Fung envisions a day when UChicago Medicine looks beyond the standard heart, lung, liver, pancreas and kidney procedures as well. He helped launch an intestinal transplant program at Cleveland Clinic and would like to start one in Chicago. He also wants to explore composite tissue transplants, such as the face, hand or uterus. These are the kinds of procedures that spark the imagination about what is possible in medical science, even at an institution that routinely makes significant breakthroughs. But to Fung, that’s the entirely the point.
“We can’t compete with the larger health systems in the area by sitting back and relying on a huge network of patients coming to us. We don’t have that luxury,” he said. “To me, the way that you build a program is to distinguish yourself, create a niche for yourself and have people come here for that reason.
“The results are pretty good across the city for the standard criteria cases. If we stuck to that, we would just be a competitor. I don’t want to do that. I want to offer something different,” Fung said.
Medical breakthroughs and new technology have also made it possible to use more donor organs that wouldn’t have been available in the past. Organs from hepatitis C-positive donors were typically rejected by most transplant teams in all but the most desperate of cases, due to concerns over the infection causing post-transplant organ loss. But a few select centers, including UChicago Medicine, have reconsidered that philosophy in light of new antiviral medications that effectively cure hepatitis C.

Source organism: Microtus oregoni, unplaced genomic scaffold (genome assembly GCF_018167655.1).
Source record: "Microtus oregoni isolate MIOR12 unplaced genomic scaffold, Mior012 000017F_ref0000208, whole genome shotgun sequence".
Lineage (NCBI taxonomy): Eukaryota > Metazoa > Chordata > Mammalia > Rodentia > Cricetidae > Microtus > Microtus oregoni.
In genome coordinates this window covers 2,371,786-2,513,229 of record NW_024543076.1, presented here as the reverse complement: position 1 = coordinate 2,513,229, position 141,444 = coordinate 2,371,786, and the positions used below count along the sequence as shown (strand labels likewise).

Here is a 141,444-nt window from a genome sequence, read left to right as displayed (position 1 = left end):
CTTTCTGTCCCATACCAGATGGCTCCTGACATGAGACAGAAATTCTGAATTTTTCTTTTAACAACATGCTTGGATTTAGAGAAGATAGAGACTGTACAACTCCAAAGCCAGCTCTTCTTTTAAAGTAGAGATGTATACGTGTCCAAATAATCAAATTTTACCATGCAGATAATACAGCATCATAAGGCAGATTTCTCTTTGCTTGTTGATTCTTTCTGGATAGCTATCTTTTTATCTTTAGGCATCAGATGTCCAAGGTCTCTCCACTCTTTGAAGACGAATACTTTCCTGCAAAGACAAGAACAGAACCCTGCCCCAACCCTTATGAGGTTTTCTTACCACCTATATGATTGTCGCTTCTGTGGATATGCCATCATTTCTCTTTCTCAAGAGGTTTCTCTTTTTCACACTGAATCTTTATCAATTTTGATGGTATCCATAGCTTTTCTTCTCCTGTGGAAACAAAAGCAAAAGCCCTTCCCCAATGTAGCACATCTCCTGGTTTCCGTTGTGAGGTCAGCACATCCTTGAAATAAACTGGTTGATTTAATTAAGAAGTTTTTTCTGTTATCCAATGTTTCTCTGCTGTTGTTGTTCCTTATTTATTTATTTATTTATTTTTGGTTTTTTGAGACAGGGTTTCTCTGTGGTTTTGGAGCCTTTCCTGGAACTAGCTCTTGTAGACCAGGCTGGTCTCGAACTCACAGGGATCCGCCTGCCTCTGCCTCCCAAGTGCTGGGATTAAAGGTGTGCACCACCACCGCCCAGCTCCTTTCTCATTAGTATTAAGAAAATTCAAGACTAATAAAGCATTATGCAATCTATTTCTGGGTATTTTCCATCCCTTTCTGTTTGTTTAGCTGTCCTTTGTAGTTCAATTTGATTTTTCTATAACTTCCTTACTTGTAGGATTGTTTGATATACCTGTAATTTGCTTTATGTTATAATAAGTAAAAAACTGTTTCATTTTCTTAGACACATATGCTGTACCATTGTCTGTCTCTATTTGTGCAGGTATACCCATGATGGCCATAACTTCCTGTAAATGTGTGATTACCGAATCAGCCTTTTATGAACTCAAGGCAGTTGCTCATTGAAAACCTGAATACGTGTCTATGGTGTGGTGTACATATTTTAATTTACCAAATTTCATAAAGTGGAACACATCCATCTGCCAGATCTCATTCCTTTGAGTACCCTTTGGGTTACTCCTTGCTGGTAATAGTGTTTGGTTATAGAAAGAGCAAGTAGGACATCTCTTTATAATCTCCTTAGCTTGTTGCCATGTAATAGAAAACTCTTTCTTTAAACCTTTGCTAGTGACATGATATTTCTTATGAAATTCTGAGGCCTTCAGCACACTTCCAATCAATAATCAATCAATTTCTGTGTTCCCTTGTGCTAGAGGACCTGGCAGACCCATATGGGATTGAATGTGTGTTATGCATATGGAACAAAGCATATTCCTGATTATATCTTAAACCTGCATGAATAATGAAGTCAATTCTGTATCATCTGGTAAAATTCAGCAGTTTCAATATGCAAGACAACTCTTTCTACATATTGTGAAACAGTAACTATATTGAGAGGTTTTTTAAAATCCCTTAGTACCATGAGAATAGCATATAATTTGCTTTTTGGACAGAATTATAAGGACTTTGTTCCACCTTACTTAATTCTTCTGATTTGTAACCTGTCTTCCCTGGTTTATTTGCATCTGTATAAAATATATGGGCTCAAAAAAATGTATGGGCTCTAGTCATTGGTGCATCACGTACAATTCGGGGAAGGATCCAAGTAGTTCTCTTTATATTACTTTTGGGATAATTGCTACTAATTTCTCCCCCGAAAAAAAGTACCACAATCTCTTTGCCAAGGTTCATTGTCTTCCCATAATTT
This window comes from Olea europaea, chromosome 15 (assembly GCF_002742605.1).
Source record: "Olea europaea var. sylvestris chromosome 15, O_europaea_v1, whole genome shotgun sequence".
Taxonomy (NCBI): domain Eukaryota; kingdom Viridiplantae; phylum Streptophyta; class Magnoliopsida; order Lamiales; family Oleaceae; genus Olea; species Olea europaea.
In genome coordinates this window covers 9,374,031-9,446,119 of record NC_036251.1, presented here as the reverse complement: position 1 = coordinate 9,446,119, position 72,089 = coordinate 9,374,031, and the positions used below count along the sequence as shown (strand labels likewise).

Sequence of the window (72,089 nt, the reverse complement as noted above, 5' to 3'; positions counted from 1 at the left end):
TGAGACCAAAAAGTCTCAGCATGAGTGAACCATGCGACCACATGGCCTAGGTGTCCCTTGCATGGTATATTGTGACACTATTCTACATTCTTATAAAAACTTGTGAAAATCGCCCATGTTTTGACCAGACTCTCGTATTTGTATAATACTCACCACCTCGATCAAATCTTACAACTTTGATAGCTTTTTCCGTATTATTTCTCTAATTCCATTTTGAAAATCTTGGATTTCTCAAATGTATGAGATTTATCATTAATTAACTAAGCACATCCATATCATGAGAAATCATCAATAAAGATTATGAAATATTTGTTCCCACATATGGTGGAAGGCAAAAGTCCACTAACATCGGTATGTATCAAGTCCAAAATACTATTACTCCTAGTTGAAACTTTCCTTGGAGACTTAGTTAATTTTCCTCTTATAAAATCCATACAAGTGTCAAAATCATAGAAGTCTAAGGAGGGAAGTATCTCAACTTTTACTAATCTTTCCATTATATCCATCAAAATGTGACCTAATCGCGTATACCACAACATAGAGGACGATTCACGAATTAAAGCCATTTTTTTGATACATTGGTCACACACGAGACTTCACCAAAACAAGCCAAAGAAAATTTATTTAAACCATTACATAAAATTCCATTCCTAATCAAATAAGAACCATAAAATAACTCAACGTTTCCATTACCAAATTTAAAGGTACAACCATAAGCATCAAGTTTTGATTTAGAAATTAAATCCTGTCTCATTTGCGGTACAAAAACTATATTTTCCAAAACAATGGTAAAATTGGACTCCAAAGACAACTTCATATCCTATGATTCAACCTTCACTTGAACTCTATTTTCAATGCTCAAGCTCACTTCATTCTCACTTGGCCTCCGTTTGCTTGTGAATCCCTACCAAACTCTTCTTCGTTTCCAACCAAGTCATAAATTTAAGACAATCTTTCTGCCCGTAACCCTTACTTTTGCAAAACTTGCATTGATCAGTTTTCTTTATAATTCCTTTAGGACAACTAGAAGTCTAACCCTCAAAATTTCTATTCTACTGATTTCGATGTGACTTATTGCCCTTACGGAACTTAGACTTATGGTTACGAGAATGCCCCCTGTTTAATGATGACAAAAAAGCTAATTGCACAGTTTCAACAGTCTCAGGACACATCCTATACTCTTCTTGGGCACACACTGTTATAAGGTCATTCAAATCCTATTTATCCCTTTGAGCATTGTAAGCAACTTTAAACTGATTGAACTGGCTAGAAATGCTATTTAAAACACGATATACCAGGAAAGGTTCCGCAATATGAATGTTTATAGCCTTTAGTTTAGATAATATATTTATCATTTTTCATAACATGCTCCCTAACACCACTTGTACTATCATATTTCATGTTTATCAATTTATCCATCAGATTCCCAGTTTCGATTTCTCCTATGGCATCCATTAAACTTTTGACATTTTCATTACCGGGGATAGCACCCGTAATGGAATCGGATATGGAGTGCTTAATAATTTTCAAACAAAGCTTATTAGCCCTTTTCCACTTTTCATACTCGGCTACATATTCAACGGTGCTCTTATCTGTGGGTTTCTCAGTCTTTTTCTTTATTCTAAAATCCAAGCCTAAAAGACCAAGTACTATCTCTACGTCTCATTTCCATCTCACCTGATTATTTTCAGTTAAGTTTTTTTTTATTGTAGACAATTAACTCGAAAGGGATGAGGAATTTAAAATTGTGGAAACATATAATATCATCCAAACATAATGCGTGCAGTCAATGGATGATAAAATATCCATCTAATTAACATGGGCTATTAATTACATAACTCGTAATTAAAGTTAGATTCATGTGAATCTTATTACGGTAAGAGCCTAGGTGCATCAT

“Hepatitis C is the easiest thing we treat these days and we can cure almost everyone,” Charlton said. “So, if we take livers that are really healthy from young, heroic donors who had hepatitis C and offer them to patients who have life-threatening or quality of life-altering conditions, they can get a transplant much sooner.”
UChicago Medicine is also one of the first transplant centers in the U.S. to use a system called ex vivo lung perfusion (EVLP) to prepare donor lungs for transplant. Lungs are the most difficult organ to transplant because they are highly susceptible to infections in the late stages of the donor’s life. They can sustain damage during the process of recovering them from the donor or collapse after surgeons begin to ventilate them after transplant.
Because of these challenges, only one out of five donors who give organs of any kind provide suitable lungs for transplant. EVLP is a process that expands the pool of lungs that can be transplanted by evaluating the viability of lungs that may not meet standard criteria for donation. The lungs are placed in a machine that circulates solution through them to establish normal tissue flow and gently reinflates them in a controlled manner. More than 50 percent of lungs evaluated with the system can be used for transplant, significantly increasing the number of patients who can get a transplant.